“Again, it’s a short-term thing,” Wicker said. “We are San Diego State University. We are going to be here forever. We’re excited that we are building a football stadium in San Diego. … We are part of this community. We’re just going to run up the road for a little bit to play football and then we’re going to come back and we’re going to open a phenomenal stadium and continue developing a campus that is great for San Diego.”

The multipurpose SDCCU Stadium opened in 1967 as San Diego Stadium and hosted the Chargers, baseball’s Padres, SDSU and the Holiday Bowl. The Padres moved to Petco Park downtown in 2004 and the Chargers left for LA after the 2016 season.

The stadium hosted three Super Bowls, two World Series, and many concerts and other events. The Rolling Stones were scheduled to open their 2020 tour there on May 8 before it was postponed due to the pandemic.

Rather than imploding SDCCU Stadium, Wicker said the concrete will be ground up and reused as a base for the new stadium.

Many fans expressed dismay on social media that they wouldn’t get to see another game at the stadium. SDSU hopes to sell seats and other memorabilia to fans, but likely won’t be able to host a farewell event amid the pandemic, Wicker said.

Air Force will play Army, Navy this season

Mark J. Rebilas-USA TODAY Sports
2 Comments

The Air Force Falcons will play two football games this season against fellow service academies Army and Navy.

The Falcons’ abbreviated schedule includes hosting Navy on Oct. 3 and a trip to West Point, New York, to face Army on Nov. 7. The military academies compete annually for the Commander-in-Chief’s Trophy, which goes to the academy with the best record in the round-robin competition.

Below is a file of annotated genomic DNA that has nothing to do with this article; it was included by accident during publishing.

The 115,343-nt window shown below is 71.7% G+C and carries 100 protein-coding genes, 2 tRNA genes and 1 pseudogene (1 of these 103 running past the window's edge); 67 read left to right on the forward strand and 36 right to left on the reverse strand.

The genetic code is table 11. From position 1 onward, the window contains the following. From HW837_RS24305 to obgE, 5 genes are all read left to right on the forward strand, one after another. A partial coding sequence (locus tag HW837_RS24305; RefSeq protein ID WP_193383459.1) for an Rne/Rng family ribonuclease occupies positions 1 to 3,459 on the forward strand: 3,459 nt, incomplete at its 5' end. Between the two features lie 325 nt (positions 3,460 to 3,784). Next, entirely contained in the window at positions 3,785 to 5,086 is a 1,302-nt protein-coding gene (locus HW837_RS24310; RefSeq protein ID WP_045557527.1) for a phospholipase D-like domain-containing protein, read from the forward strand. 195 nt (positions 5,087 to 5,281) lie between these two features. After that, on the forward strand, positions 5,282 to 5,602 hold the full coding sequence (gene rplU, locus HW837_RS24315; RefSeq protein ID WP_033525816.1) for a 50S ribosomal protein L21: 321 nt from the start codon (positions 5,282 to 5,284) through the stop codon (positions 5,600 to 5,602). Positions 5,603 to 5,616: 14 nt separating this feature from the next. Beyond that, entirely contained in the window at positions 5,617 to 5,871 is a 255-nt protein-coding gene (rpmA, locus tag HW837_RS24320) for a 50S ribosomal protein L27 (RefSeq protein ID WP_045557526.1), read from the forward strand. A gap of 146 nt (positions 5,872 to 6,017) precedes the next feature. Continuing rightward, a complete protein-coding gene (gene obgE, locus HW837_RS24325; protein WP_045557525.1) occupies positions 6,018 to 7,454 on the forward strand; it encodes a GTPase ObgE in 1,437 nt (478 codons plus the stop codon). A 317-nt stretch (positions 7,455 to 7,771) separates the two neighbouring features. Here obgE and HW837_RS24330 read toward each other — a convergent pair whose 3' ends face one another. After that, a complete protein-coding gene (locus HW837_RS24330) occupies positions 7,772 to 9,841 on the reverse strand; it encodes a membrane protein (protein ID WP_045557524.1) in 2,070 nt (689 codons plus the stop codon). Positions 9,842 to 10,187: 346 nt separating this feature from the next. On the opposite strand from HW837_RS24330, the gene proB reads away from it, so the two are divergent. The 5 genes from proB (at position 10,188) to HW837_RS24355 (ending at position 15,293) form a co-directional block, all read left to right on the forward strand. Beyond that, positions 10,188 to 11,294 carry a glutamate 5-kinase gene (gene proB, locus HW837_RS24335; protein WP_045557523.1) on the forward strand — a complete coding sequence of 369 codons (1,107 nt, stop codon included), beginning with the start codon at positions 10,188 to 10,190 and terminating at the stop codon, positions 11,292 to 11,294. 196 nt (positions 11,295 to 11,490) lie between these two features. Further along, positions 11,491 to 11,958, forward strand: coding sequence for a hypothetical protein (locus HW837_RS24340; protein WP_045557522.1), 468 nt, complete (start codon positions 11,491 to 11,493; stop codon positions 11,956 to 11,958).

The school announced Monday that only Air Force Academy cadets would be permitted to attend the game at Falcon Stadium due to the COVID-19 pandemic. They will social distance and wear masks. The base remains closed to the public.

“It’s certainly going to be a different game. It’s not going to look the same. It’s not going to feel the same,” Air Force director of athletics Nathan Pine said in a video posted on the school’s website. “But we’re going to have an opportunity to play Navy and that’s really important for the young men in our football program and really important for the physical mission at the academy. It’s something that is every bit worth the effort.”

Navy currently has possession of the trophy after beating both schools last season.

Air Force was in a holding pattern after its conference, the Mountain West, decided in August to postpone fall sports due to COVID-19 concerns. The team has been practicing since Aug. 24 in compliance with protocols.

No. 22 Army is off to a 2-0 start after beating Middle Tennessee State and Louisiana-Monroe. The Black Knights have 12 games listed on their schedule, but the contest against BYU has been postponed. The school’s athletic director took to Twitter in an effort to find a replacement.

Navy lost 55-3 to BYU on Sept. 7. The Midshipmen have 11 games listed, including Army on Dec. 12.

Last season, Air Force finished 11-2, which included a loss to Navy and a win over Army. The Falcons beat Washington State in the Cheez-It Bowl as they closed the season with an eight-game winning streak. It was their longest since 1998.

Coach Troy Calhoun returns a strong nucleus that includes inside linebacker Demonte Meeks, along with offensive linemen Parker Ferguson and Nolan Laufenberg. They were all named to the preseason all-Mountain West team.

The team plans to unveil a new uniform for the Navy game. The theme will be based around the Tuskegee Airmen, who were the first African American unit to fly combat airplanes in World War II.

“The Red Tails and the Tuskegee Airmen are a great piece of Air Force heritage,” Pine said.